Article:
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I’m editing my which-Raven-I’d-take-with-me-walking-down-a-dark-alley list.
At first thought, Haloti Ngata, Ray Lewis and Marshal Yanda came to mind. They’re all massive and intense.
Now I’m taking backup running back Anthony Allen.
Turns out, Allen is a first-degree black belt in Taekwondo, a detail that somehow came up when chatting about the running back competition.
“Every now and then I might be walking down the street and a guy like Ed Dickson might be walking by [Dickson was walking by at the time of the interview] and I may unleash it on him real quick just to let myself know I still got it,” Allen said with a laugh.
Allen studied under his father, who learned the martial art when stationed in Korea with the Army. It took the young “Grasshopper” about 12 years to earn his black belt.
“Other guys can pay to get theirs,” Allen said. “I had to work to get mine. It was a lot of discipline and mental training.”
Allen was apparently a pretty dominant kid. While traditional Taekwondo is more about the poses, he learned Professional Taekwondo, which focusses more on actual combat with actual rounds like boxing.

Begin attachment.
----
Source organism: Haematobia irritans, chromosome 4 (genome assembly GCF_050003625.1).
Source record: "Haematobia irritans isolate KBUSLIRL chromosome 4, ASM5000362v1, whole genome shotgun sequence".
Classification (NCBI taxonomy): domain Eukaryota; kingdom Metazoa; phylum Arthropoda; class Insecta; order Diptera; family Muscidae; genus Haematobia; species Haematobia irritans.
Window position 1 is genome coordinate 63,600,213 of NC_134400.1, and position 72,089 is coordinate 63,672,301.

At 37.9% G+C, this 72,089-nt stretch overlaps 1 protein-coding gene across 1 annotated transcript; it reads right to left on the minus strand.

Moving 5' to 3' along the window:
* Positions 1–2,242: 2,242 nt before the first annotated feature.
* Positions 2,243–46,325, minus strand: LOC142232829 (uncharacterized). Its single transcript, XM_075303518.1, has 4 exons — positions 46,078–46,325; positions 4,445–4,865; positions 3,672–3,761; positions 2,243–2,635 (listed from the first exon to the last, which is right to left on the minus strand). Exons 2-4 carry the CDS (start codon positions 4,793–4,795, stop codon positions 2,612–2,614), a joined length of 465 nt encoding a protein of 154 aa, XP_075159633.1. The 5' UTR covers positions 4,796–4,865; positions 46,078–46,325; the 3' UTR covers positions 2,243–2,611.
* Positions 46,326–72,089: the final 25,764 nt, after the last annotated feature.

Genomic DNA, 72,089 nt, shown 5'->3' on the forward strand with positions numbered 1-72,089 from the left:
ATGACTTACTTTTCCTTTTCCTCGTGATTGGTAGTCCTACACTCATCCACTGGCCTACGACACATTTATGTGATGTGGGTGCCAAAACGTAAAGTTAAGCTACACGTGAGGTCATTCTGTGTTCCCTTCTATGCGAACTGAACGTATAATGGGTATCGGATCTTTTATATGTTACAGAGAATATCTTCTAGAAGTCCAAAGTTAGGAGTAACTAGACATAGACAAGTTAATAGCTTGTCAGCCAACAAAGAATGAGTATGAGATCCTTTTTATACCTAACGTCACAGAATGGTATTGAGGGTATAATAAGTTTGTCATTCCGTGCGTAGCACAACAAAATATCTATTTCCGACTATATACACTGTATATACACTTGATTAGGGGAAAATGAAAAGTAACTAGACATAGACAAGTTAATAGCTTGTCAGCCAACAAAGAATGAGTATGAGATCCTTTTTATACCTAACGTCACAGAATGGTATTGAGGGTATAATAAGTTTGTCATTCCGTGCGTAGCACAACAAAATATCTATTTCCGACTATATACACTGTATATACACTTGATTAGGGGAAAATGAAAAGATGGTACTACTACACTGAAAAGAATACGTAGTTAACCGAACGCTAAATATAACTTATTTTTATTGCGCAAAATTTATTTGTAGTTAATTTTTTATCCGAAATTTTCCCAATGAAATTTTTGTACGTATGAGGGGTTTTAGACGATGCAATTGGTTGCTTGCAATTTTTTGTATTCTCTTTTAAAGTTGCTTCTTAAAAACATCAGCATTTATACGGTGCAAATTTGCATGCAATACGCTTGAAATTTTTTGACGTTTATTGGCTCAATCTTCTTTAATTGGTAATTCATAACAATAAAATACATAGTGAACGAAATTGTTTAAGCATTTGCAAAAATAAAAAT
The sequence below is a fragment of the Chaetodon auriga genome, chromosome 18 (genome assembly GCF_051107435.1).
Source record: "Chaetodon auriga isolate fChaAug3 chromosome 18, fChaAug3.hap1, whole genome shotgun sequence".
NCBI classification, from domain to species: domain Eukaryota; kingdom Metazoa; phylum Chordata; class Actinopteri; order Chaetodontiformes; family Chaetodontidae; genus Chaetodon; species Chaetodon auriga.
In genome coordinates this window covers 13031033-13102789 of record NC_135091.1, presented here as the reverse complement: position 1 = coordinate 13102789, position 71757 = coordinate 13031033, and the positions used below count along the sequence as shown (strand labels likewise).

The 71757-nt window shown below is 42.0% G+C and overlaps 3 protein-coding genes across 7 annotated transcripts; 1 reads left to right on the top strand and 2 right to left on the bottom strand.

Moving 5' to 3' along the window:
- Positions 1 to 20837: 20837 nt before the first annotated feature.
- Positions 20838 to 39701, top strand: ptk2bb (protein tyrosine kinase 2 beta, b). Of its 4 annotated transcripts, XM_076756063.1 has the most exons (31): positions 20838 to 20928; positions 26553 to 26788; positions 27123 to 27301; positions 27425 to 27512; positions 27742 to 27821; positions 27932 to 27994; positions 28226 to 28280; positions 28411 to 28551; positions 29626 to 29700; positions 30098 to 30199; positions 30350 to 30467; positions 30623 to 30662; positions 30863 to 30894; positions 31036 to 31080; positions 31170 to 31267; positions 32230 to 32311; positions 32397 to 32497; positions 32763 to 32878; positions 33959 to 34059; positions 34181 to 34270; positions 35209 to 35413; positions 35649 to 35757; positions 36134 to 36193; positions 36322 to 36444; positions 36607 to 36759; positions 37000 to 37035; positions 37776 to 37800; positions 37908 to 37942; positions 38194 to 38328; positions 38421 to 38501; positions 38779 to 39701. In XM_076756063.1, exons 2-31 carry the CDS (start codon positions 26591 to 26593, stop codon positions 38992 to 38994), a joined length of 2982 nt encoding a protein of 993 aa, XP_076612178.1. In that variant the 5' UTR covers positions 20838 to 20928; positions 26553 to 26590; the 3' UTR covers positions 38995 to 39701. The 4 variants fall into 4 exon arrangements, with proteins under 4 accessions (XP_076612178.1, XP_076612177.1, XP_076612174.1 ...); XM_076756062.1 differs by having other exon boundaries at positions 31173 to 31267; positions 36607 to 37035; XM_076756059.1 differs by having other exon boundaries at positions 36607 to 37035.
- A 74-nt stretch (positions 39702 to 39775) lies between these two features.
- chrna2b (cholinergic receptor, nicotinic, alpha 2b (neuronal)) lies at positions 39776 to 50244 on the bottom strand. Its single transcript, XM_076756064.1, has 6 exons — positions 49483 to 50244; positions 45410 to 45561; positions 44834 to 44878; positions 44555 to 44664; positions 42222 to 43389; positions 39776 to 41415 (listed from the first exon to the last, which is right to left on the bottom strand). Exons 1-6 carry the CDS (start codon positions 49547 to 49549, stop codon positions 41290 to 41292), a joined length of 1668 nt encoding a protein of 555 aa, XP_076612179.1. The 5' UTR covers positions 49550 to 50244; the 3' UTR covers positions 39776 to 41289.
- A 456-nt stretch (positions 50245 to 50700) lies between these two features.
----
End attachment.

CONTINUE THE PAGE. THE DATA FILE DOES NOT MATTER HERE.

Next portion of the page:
He won more than 100 fighting competitions, including the prestigious U.S. Open in Orlando, Fla., three years in a row from ages 10 to 12. Competitors travel from around the world, and Allen said he beat kids from Puerto Rico, the former Yugoslavia and England.
So does this training still help Allen in any way?
He said he sometimes brushes up on a few things because it’s good for strength and core workouts. But mostly, it’s good for bragging.
Allen plays around with defensive tackle Art Jones, who has done mixed martial arts training with his brother and UFC champion Jon “Bones” Jones. The two have done just some light sparring.
“I’ll tell Art, ‘Now I know this stuff. You don’t want to try me!’” Allen said with a laugh.
But is Allen willing to step in against “Bones” Jones?
“That’s a different story,” he said. “I might have to kick him in the kneecaps or something.”